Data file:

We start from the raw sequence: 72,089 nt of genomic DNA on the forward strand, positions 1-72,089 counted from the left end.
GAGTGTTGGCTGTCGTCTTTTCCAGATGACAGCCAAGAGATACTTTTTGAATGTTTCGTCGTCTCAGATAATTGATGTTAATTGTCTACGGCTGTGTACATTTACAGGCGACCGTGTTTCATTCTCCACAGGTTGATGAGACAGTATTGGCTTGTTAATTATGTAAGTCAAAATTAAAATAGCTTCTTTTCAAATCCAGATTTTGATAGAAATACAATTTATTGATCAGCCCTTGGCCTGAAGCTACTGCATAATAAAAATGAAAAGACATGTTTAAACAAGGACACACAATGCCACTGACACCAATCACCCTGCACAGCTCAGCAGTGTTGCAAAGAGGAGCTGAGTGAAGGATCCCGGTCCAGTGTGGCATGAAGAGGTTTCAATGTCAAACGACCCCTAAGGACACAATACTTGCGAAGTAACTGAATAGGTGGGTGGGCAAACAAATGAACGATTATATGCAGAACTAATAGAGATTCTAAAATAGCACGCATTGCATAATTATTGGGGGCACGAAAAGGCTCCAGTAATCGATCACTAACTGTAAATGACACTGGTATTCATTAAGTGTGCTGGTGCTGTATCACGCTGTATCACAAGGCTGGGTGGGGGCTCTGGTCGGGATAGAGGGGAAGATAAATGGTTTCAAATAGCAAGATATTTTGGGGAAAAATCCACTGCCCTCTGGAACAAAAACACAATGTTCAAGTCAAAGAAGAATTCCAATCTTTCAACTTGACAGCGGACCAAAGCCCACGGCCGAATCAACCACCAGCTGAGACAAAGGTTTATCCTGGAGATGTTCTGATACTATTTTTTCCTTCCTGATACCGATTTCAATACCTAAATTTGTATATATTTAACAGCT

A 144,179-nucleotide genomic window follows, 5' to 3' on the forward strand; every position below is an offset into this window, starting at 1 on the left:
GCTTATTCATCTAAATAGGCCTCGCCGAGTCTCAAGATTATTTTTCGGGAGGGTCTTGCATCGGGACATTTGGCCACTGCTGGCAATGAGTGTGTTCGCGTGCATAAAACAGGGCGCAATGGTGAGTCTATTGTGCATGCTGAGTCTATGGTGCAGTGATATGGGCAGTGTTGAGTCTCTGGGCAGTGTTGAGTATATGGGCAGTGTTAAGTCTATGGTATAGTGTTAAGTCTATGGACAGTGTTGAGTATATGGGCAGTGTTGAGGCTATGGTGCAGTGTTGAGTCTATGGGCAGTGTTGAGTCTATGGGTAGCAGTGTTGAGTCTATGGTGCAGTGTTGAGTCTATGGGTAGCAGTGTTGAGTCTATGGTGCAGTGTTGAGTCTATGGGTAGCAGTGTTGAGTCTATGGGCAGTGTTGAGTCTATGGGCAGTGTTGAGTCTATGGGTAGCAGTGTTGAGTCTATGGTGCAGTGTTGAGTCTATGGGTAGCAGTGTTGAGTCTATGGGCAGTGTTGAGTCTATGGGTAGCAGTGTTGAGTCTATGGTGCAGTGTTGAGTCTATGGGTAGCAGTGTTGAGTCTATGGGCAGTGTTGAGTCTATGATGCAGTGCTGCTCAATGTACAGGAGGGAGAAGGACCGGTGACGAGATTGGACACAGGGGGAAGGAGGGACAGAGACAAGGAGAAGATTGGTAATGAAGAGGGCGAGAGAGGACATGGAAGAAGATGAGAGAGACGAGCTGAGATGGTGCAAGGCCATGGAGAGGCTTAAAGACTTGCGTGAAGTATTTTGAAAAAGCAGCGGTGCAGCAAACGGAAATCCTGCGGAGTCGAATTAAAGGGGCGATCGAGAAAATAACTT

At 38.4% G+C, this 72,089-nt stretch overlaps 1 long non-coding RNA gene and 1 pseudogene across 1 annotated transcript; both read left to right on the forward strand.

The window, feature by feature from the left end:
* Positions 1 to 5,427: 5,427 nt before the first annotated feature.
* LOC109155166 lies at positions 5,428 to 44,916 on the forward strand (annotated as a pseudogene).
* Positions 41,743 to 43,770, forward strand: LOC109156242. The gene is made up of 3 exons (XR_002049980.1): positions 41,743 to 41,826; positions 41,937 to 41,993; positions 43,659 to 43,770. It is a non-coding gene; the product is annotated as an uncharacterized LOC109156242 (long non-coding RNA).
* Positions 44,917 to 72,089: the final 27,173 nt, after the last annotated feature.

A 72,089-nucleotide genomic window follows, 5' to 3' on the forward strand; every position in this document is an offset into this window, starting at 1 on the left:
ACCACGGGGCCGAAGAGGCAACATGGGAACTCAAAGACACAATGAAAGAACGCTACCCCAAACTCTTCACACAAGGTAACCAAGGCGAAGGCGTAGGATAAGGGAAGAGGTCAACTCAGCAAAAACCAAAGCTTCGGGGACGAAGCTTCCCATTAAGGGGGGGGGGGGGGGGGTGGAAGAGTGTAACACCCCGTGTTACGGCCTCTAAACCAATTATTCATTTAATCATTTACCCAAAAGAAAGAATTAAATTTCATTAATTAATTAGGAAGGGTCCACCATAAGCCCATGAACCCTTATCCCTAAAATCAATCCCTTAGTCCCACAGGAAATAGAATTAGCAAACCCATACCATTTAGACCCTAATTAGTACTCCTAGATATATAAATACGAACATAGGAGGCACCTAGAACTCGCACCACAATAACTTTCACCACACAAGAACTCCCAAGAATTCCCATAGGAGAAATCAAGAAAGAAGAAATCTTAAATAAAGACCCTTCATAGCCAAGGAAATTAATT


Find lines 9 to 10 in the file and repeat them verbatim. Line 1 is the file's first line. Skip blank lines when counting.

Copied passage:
* Positions 41,743 to 43,770, forward strand: LOC109156242. The gene is made up of 3 exons (XR_002049980.1): positions 41,743 to 41,826; positions 41,937 to 41,993; positions 43,659 to 43,770. It is a non-coding gene; the product is annotated as an uncharacterized LOC109156242 (long non-coding RNA).
* Positions 44,917 to 72,089: the final 27,173 nt, after the last annotated feature.